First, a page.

Tapping mode AFM has been used in some dental research, dealing mainly with dentin alterations, such as in hybrid layer analysis (13) and dentin demineralization effects (14). Marshall et al. (15) were pioneers in the investigation of acid etching of dentin surfaces with AFM, and recently, other studies have adopted AFM to analyze dentin surfaces rather than using scanning electron microscopy (SEM), which has been traditionally used (9,16,17). The advantages of AFM are beyond the supply of high quality 3-dimensional images; this technique allows the analysis of nonconductive samples without the requirement for prior preparation, which is fundamental to analysis using SEM (12). In SEM, sample preparation is complicated and invasive, which may change the primary structure of samples. In contrast, AFM is noninvasive, and it can work in the air or in physiological conditions without causing irreversible damage to the samples (17). However, AFM also has some critical limitations. The main problems were related to sample surface height variations, and to image acquisition speed (10).
The use of non- or slightly-demineralizing agents on dentin surfaces promotes changes in the smear layer but does not expose the opening of dentin tubules (18). Luz et al. (8) observed changes in the structure of the smear layer and slight smear layer removal in specimens treated with biologic detergents when compared with air/water spray, but it was not completely removed. These results can be explained by the active methods in which the solutions were applied; it is possible that the mechanical actions of the procedures modified the results of the chemical treatments. The cleaning of the cavity with the calcium hydroxide solution or 2% chlorhexidine digluconate also did not possess the ability to remove the cutting debris responsible for the obliteration of dentin tubules, as observed in this study.
Chlorhexidine is used as a cavity cleaning agent because of its proven antibacterial properties and its substantivity (19). Previous studies have shown that the application of chlorhexidine as a cleaning agent after dentin acid etching does not promote immediate adverse effects on the adhesive bond strength between the composite and the dentin (20, 21). According to Zhou et al. (22), the use of chlorhexidine added to an adhesive primer for self-etching in two steps had no adverse effect on the bond strength to dentin tested immediately. However, Ercan et al. (23) found that the use of 2% chlorhexidine in disinfecting a cavity significantly reduces the shear strength of dentin when associated with self-etching adhesive systems. De Castro et al. (21) found that 2% chlorhexidine, applied before or after acid etching of dentin, does not affect the bond strength of composite-to-dentin treated with the adhesive systems Prime & Bond NT, Single Bond or Clearfil SE Bond. Carrilho et al. (24) found that the application of chlorhexidine inhibited the action of matrix metalloproteinases (MMPs) on collagen exposed by acid etching that was not covered by the adhesive monomers, so there was a preservation of the adhesive bond strength of composite to dentin when using adhesive systems associated with total conditioning.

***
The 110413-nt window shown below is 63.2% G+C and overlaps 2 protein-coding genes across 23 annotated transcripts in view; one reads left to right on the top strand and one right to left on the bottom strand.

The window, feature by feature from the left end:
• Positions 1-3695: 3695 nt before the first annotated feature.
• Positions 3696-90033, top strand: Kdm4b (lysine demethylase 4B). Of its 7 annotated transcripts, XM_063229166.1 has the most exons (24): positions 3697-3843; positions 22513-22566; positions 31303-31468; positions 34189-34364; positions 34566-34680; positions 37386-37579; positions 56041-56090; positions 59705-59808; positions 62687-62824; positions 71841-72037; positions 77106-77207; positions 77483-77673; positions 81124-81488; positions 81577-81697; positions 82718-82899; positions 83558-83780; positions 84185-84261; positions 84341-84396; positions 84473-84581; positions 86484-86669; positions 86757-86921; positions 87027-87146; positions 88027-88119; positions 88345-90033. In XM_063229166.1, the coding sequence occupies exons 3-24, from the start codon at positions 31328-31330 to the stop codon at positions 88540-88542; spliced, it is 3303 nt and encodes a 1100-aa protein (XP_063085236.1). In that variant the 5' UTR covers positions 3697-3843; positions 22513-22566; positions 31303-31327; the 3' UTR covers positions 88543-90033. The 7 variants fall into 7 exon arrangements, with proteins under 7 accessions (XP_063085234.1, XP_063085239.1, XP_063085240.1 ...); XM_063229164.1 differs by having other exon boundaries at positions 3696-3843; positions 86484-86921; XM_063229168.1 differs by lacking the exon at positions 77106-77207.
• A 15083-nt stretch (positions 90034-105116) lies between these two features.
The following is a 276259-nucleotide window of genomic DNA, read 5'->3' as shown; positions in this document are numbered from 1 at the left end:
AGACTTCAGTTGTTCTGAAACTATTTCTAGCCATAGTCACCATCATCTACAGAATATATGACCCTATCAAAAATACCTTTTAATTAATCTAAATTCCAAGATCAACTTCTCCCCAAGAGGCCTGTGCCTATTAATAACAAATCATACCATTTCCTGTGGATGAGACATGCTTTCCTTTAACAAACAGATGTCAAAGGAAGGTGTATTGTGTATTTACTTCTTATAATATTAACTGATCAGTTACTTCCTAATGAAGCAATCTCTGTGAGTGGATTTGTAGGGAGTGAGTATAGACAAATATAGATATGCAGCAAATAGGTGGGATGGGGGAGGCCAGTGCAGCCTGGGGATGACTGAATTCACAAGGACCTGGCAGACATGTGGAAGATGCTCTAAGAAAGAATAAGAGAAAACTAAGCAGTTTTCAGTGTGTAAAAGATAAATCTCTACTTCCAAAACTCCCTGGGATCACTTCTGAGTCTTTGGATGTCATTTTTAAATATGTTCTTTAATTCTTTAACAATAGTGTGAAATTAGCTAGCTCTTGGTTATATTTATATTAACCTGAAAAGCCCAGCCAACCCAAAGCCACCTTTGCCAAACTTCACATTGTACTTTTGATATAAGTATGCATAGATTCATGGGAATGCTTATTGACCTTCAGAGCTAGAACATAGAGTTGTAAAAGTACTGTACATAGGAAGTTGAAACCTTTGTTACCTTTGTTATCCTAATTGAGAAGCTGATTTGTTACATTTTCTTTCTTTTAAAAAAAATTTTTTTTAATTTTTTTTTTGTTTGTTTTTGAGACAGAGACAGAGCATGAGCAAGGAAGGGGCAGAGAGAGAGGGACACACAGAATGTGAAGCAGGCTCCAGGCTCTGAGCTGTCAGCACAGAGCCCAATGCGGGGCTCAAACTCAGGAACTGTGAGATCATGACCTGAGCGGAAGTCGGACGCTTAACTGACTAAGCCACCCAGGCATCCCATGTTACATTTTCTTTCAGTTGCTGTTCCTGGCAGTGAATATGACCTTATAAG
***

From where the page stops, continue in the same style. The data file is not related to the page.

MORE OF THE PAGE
The results observed from the application of the 1.23% fluoride solution (pH 3.6) were similar to the 37% phosphoric acid in removing the smear layer and exposing the dentin tubules. This result can likely be attributed to the low pH of the solutions and the active application of these cleaning agents. However, these results were not observed in other studies involving other types of fluoride, such as 1.27% acidulated phosphate and 2% sodium fluoride; the use of these cleaning agents did not expose the dentinal tubules, although they did disorganize the smear layer (18,25). The likely hypothesis for the differences among these data can be attributed to the use of fluoride in gel form, which reduces the penetration of these agents into the smear layer; the sodium fluoride used had a neutral pH, therefore it had no demineralizing action.
According to the results from our study, the null hypothesis was rejected because there was a difference observed in the effectiveness among the cavity cleaning agents. The 1.23% fluoride solution promoted the complete removal of the smear layer, differing from the calcium hydroxide solution and the 2% chlorhexidine digluconate. However, additional studies are necessary to clarify the effects of the 1.23% fluoride solution on the bond strength of resin to dentin and immediately and after periods of artificial aging.
AFM is a useful alternative method to visualize changes in the microstructure of dentin after the application of cleaning agents; thus, it indicated the efficacy of sodium fluoride in removing the smear layer.
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Sérgio Lima Santiago
Rua Monsenhor Furtado
Fortaleza, CE – Brazil